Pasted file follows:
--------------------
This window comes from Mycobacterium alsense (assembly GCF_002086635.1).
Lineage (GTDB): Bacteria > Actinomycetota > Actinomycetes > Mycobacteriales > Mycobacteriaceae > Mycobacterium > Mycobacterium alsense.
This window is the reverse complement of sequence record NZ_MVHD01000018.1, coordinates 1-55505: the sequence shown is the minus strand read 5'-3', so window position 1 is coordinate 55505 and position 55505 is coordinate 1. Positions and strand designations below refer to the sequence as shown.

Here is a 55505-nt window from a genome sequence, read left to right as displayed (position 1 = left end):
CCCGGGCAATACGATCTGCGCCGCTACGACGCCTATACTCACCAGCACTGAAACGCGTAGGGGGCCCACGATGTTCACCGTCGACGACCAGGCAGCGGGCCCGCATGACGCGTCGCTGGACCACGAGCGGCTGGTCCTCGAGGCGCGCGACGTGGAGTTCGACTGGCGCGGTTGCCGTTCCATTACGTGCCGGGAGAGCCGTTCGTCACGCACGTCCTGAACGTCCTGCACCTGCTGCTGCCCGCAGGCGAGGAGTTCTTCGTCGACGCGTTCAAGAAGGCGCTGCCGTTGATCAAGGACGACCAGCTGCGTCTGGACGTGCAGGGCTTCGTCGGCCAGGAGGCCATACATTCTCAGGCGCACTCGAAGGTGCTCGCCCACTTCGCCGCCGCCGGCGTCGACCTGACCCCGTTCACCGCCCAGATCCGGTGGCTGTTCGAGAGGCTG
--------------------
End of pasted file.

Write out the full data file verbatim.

This window comes from Mycobacterium alsense (assembly GCF_002086635.1).
Lineage (GTDB): Bacteria > Actinomycetota > Actinomycetes > Mycobacteriales > Mycobacteriaceae > Mycobacterium > Mycobacterium alsense.
This window is the reverse complement of sequence record NZ_MVHD01000018.1, coordinates 1-55505: the sequence shown is the minus strand read 5'-3', so window position 1 is coordinate 55505 and position 55505 is coordinate 1. Positions and strand designations below refer to the sequence as shown.

Here is a 55505-nt window from a genome sequence, read left to right as displayed (position 1 = left end):
CCCGGGCAATACGATCTGCGCCGCTACGACGCCTATACTCACCAGCACTGAAACGCGTAGGGGGCCCACGATGTTCACCGTCGACGACCAGGCAGCGGGCCCGCATGACGCGTCGCTGGACCACGAGCGGCTGGTCCTCGAGGCGCGCGACGTGGAGTTCGACTGGCGCGGTTGCCGTTCCATTACGTGCCGGGAGAGCCGTTCGTCACGCACGTCCTGAACGTCCTGCACCTGCTGCTGCCCGCAGGCGAGGAGTTCTTCGTCGACGCGTTCAAGAAGGCGCTGCCGTTGATCAAGGACGACCAGCTGCGTCTGGACGTGCAGGGCTTCGTCGGCCAGGAGGCCATACATTCTCAGGCGCACTCGAAGGTGCTCGCCCACTTCGCCGCCGCCGGCGTCGACCTGACCCCGTTCACCGCCCAGATCCGGTGGCTGTTCGAGAGGCTG